I also found that re-ordering the tables from most probable to least probable, as below, reveals some obvious patterns, many of which I hadn't noticed before (perhaps this shows how unobservant I am). I omitted 2 card suit divisions for 2 reasons: they break the pattern, and you should be able to calculate them on the fly.

1. x-y divisions are grouped by the difference between x&y:

1 off (e.g. 3-2, 4-3) is around 2/3.

2 off is around 50-50.

Even is 1/3+.

Off by 3 around 30%, etc.

(this is increasing except for exactly even)

If you forget 4-3, it's going to be closer to 3-2 than any other number you remember. Also, these groups don't overlap (excluding 2 card suits or 11+ card suits, and 5-5 is barely less likely than 6-3)

2. For the close divisions (not more than 2 off), the more cards there are the more likely you are to be off by more than 2, so the groups go from short suits to long suits (e.g. 4-2 is more likely than 5-3). After that, longer suits are more likely than shorter suits (e.g. 5-2 is more likely than 4-1).

3. As suits get longer, the odds become more similar. For example, 6-3 is virtually the same odds as 5-2. In contrast, 2-1 is 10% more likely than 3-2. If you remember 2 or 3 odds for same difference combinations, you can generally extrapolate the others. Generally, the differences cut about in half each time. For example, 3-2 / 4-3 are 68 / 62, so 5-4 is probably around 62 - 1/2 (68-62) = 59% (in fact it is).

Some more stuff below the table...

2-1 | 78% |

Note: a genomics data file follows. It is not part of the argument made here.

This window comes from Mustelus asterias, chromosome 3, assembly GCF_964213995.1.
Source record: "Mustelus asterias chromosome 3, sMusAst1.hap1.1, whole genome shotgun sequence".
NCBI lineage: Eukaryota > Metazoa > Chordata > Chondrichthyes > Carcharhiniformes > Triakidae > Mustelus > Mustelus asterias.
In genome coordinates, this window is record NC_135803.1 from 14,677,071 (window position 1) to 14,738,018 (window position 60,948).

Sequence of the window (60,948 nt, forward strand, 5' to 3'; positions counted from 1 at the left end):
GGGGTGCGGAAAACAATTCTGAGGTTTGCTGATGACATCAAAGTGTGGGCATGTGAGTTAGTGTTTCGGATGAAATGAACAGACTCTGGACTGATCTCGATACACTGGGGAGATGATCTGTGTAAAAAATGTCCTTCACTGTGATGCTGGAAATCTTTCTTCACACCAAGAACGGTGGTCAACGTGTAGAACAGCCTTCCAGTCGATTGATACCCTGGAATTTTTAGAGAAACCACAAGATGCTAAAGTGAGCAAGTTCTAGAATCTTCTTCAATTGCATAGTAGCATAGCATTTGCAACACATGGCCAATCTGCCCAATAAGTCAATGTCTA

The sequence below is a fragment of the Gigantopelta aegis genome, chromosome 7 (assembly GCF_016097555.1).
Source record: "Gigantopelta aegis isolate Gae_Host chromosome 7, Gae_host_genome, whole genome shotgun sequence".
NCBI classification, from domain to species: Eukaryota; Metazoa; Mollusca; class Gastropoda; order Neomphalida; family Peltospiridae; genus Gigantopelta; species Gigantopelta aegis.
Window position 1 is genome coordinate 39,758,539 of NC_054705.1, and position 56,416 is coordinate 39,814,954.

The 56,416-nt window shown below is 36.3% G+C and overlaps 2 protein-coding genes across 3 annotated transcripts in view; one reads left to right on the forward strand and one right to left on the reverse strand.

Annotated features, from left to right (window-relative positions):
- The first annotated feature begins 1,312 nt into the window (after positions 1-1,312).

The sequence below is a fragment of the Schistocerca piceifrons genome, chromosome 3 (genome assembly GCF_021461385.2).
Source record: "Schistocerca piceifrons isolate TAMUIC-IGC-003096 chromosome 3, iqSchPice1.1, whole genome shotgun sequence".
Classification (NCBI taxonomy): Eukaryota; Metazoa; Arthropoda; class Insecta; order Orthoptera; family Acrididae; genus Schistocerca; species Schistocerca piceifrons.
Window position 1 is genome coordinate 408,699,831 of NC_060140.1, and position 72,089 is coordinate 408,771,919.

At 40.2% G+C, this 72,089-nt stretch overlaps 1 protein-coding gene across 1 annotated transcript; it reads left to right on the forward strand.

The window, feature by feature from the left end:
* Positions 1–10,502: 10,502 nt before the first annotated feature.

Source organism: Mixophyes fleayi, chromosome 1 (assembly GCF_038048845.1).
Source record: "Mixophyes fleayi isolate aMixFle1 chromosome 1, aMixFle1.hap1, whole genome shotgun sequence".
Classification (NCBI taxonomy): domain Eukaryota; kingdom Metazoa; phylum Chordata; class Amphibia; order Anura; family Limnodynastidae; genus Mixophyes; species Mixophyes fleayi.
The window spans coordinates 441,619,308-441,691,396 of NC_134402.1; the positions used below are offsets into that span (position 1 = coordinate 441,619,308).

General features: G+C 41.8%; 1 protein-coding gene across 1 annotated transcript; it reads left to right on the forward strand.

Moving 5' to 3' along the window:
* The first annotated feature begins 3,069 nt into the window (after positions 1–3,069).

3-2 | 68% |

4-3 | 62% |

3-1 | 50% |

4-2 | 48% |

5-3 | 47% |

2-2 | 41% |

3-3 | 36% |

4-4 | 33% |

5-2 | 31% |

4-1 | 28% |

3-0 | 22% |

6-2 | 17% |

5-1 | 15% |

4-0 | 10% |

7-2 | 9% |

6-1 | 7% |

5-0 | 4% |

4. Void probabilities are relatively easy to derive from one another just by using open spaces:

1-0 is 100%,

2-0 is 12/25 of that, 48%,

3-0 is 11/24 of that 22%,

4-0 is 10/23 of that, a bit under 10% (9.6%),

5-0 is 9/22 of that, 3.9%,

6-0 is 8/21 of that, about 1.5%.

5. The singletons are harder but doable in a pinch (adjust for open spaces then number of possible singletons):

2-1 is 78%

3-1 is 11/23 * 4/3 of that, about 50%

4-1 is 10/22 * 5/4 of that, about 28%

5-1 is 9/21 * 6/5 of that, about 14%

6-1 is 8/20 * 7/6 of that, about 7%

So...

If you can figure out short suits and maybe some voids on the fly and remember these:

3-2 68%

4-2 48%

3-3 35.5%

4-1 28%

4-0 10%

You can probably work out the rest. 4-3? Well, 2-1 is 78 and 3-2 68 so subtract about half that difference from 68 to get 63 (actually 62). 5-3? All the off by 2s are right around 48%, should be a bit less (in fact 47). 5-2? 3-0 is 22, 4-1 is 28, so add half the difference to 28 and get 31 (in fact 30.5). 4-4? 2-2 is 41, 3-3 is 35.5, subtract half the difference and get almost 33 (in fact 32.7).

6-2 is maybe a bit harder. We memorized 4-0 as 10%. 5-1 is about half of 4-1 (9/21 * 6/5 to be precise), call it 14% (we can check this also by noting that 3-3 and 4-2 add to 84, so it should be a touch less than 16%). 6-2 is probably around 16% (in fact, 17.1. 4-0 is a bit less than 10% and 5-1 is 14.5, so my extrapolation suffered from some rounding).

You could also get there by noting that 5-3 and 4-4 add to 80%, so 6-2 ought to be most of the rest. Delving a bit further, you could consider there are 28 6-2 layouts vs 8 7-1. The latter are about half as likely, also (the last card has 12 open spaces vs 7), so call it 7:1, so the 7-1s are about 1/8 of 20% and the 6-2s are the rest (8-0 never happens, right?): 17.5%

The harder of these are not that practical, but trying to estimate these numbers and occasionally checking your results will result in better memorization.

Nice information!

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